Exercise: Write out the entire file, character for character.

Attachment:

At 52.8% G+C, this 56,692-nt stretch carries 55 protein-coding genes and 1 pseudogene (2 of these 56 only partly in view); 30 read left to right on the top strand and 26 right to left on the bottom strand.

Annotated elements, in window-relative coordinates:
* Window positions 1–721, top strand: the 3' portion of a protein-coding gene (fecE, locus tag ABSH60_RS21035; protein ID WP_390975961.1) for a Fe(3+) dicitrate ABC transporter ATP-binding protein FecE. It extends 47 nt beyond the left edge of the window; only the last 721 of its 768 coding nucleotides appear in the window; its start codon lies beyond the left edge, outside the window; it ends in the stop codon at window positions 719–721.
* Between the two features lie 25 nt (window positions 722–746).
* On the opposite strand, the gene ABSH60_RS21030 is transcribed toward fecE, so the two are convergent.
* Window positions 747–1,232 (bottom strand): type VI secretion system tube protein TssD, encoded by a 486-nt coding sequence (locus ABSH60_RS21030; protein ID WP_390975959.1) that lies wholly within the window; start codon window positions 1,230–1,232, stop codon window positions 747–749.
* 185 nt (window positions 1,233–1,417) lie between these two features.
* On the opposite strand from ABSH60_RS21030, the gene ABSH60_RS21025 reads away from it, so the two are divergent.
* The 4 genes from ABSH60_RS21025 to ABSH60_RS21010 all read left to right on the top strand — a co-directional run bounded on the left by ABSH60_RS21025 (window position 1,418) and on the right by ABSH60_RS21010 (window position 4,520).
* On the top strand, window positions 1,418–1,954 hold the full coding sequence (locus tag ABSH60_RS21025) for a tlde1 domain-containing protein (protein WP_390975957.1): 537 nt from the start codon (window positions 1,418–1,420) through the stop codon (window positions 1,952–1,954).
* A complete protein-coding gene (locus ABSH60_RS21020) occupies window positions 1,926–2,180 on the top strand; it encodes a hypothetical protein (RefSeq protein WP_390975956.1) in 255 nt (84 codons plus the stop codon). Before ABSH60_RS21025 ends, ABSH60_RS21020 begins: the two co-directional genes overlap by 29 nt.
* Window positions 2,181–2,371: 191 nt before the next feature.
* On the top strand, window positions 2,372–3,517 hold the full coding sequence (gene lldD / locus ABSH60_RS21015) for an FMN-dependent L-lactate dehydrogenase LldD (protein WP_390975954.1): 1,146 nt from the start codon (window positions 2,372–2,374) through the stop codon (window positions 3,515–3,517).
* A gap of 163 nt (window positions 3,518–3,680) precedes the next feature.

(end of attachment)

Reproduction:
At 52.8% G+C, this 56,692-nt stretch carries 55 protein-coding genes and 1 pseudogene (2 of these 56 only partly in view); 30 read left to right on the top strand and 26 right to left on the bottom strand.

Annotated elements, in window-relative coordinates:
* Window positions 1–721, top strand: the 3' portion of a protein-coding gene (fecE, locus tag ABSH60_RS21035; protein ID WP_390975961.1) for a Fe(3+) dicitrate ABC transporter ATP-binding protein FecE. It extends 47 nt beyond the left edge of the window; only the last 721 of its 768 coding nucleotides appear in the window; its start codon lies beyond the left edge, outside the window; it ends in the stop codon at window positions 719–721.
* Between the two features lie 25 nt (window positions 722–746).
* On the opposite strand, the gene ABSH60_RS21030 is transcribed toward fecE, so the two are convergent.
* Window positions 747–1,232 (bottom strand): type VI secretion system tube protein TssD, encoded by a 486-nt coding sequence (locus ABSH60_RS21030; protein ID WP_390975959.1) that lies wholly within the window; start codon window positions 1,230–1,232, stop codon window positions 747–749.
* 185 nt (window positions 1,233–1,417) lie between these two features.
* On the opposite strand from ABSH60_RS21030, the gene ABSH60_RS21025 reads away from it, so the two are divergent.
* The 4 genes from ABSH60_RS21025 to ABSH60_RS21010 all read left to right on the top strand — a co-directional run bounded on the left by ABSH60_RS21025 (window position 1,418) and on the right by ABSH60_RS21010 (window position 4,520).
* On the top strand, window positions 1,418–1,954 hold the full coding sequence (locus tag ABSH60_RS21025) for a tlde1 domain-containing protein (protein WP_390975957.1): 537 nt from the start codon (window positions 1,418–1,420) through the stop codon (window positions 1,952–1,954).
* A complete protein-coding gene (locus ABSH60_RS21020) occupies window positions 1,926–2,180 on the top strand; it encodes a hypothetical protein (RefSeq protein WP_390975956.1) in 255 nt (84 codons plus the stop codon). Before ABSH60_RS21025 ends, ABSH60_RS21020 begins: the two co-directional genes overlap by 29 nt.
* Window positions 2,181–2,371: 191 nt before the next feature.
* On the top strand, window positions 2,372–3,517 hold the full coding sequence (gene lldD / locus ABSH60_RS21015) for an FMN-dependent L-lactate dehydrogenase LldD (protein WP_390975954.1): 1,146 nt from the start codon (window positions 2,372–2,374) through the stop codon (window positions 3,515–3,517).
* A gap of 163 nt (window positions 3,518–3,680) precedes the next feature.